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Showcasing Nicholas Phan’s Gifts as Performer and Musical Curator, “Emerging Voices: Art Song & Social Connection” – Major New Collaboration with Philadelphia Chamber Music Society – Is Highlight of Tenor’s 2019-20 Season
Source: 21C

Tenor Nicholas Phan is “not only a fine singer but a fine programmer” (Gramophone), and the 2019-20 season showcases his passion for art song, love of collaborative work, and extraordinary gift for musical curation. Phan launches the season in Chicago, where, as Artistic Director and co-founder of the Collaborative Arts Institute of Chicago (CAIC), he curates and performs at the 8th annual Collaborative Works Festival. Titled “The Living,” this is devoted entirely to songs by contemporary composers, whether local to Chicago, from across the country, or from around the world. Later in the season, Phan joins the Philadelphia Chamber Music Society for a major new project exploring “Emerging Voices: Art Song & Social Connection.” One hundred years after the Treaty of Versailles, this series of concerts, salons and panel discussions – all curated by the tenor and featuring his own performances alongside an outstanding roster of singers and instrumentalists – celebrates Paris and the role of art song as a powerful medium for understanding identity and forging connections during times of great social, political and cultural change. Phan’s other upcoming highlights includemultiple debuts: with the London Symphony Orchestra, singing in Berlioz’s Roméo et Julietteunder the baton of Michael Tilson Thomas; with the Bavarian Radio Symphony Orchestra, reprising Schubert’s Mass in E-flat with Riccardo Muti; with Boston’s Handel & Haydn Society, under Masaaki Suzuki; and with the New World Symphony, for a program of vocal chamber music. Phan also returns to the New York Philharmonic, to perform Mozart under the leadership of Music Director Jaap van Zweden, and takes part in San Francisco Performances’ 40th Anniversary Concert, giving the world premiere of a new song cycle commissioned for the occasion from Gabriel Kahane, who joins the tenor at the piano. Finally, in January 2020, Phan looks forward to the release of his sixth solo albumClairières, a collection of songs by Lili and Nadia Boulanger.

Eighth annual Collaborative Works Festival

The Collaborative Arts Institute of Chicago (CAIC)’s 2019 Collaborative Works Festival, “The Living,” held in venues around Chicago from September 5-8, explores the diverse array of today’s leading composers and their work in the field of song. The festival opens with a focus on Chicago and the internationally renowned female composers who are based there: Augusta Read ThomasStacy GarropShulamit Ran and Lita Grier. The festival then zooms out geographically over the course of the weekend, with a concert featuring the many American composers writing songs today, including Nico MuhlyCaroline ShawSarah Kirkland SniderGabriela Lena FrankJake Heggie, and one of the great scions of American art song, Ned Rorem. The festival closes with a program of songs written by international composers, including Kaija SaariahoJonathan DoveNicolas Bacri and Errollyn Wallen.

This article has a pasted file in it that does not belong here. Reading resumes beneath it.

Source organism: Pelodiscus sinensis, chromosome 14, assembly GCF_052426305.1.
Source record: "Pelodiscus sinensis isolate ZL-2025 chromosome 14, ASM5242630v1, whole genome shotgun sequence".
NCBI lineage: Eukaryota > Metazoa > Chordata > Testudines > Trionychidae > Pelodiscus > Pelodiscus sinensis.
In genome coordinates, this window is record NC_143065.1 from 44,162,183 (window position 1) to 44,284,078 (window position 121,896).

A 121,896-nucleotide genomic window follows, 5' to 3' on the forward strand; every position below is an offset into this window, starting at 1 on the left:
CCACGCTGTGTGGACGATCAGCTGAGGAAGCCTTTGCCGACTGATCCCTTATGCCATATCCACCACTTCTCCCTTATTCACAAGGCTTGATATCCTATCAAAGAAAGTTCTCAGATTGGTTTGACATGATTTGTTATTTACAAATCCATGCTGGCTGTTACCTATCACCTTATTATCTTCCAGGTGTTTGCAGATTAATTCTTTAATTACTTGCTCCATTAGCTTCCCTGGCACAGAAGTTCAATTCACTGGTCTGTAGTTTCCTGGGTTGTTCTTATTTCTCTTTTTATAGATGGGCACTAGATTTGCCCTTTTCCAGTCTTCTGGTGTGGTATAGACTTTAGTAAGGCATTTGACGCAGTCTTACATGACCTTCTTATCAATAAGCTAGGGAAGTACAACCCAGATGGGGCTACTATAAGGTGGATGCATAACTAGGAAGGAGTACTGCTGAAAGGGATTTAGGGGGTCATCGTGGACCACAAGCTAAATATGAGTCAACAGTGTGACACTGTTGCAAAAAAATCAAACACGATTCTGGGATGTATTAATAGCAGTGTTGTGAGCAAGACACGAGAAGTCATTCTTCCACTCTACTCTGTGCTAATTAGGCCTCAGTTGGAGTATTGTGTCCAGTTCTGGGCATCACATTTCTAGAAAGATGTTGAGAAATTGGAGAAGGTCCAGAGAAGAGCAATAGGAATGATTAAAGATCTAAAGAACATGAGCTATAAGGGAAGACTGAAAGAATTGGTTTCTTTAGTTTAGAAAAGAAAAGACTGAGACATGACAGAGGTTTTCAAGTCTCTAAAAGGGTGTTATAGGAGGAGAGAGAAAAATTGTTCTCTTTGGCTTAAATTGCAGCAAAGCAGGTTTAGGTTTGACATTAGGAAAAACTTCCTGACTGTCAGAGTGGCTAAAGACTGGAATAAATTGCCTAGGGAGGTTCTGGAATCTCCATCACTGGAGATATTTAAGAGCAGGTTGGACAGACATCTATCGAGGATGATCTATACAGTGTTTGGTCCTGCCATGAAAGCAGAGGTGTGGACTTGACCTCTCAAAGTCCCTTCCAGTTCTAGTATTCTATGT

As CAIC’s Artistic Director and co-founder, Phan notes:
The work of living composers often gets short shrift within the context of the vocal recital, yet there are so many composers of today continuing to build upon the incredible tradition of song that Schubert began. By having this year’s entire festival focus on the songs of living composers, we will see how this form continues to be relevant to audiences today and how these composers can reflect the emotional complexities of the diverse world in which we live.”
As in past seasons, the festival features Phan and a stellar lineup of artists, including soprano Lauren Snouffer, star countertenor Anthony Roth Costanzo, and Grammy-winning pianist Lisa Kaplan.
The Chicago Tribune observes: “With the Collaborative Works Festivals the Collaborative Arts Institute of Chicago [is] presenting annually, Chicago is doing its bit to rescue art song performance from the endangered species list.” No wonder Opera News calls the annual festival, now in its eighth season, “one of Windy City’s primary musical treasures."

“Emerging Voices: Art Song & Social Connection”

With the Philadelphia Chamber Music Society (PCMS) this winter (Jan 13–24), Phan takes on one of his most ambitious projects to date. “Emerging Voices: Art Song & Social Connection” explores the surprising and powerful connections between intimate music-making and monumental events. Dramatic transformations in the world order and major shifts in national and cultural boundaries defined the 20th century. The Expositions Universelles in Paris stimulated a groundswell in cultural exchange, and salons inspired the emergence of new musical voices. Events around World War I prompted questions of nationalism and sovereignty in the face of catastrophic loss, and 1919’s Treaty of Versailles splintered the European map, granting autonomy to new nations. Set against this backdrop, “Emerging Voices” illustrates the role of art song, with its unique intersection of poetry and music, as a powerful vehicle for social exchange.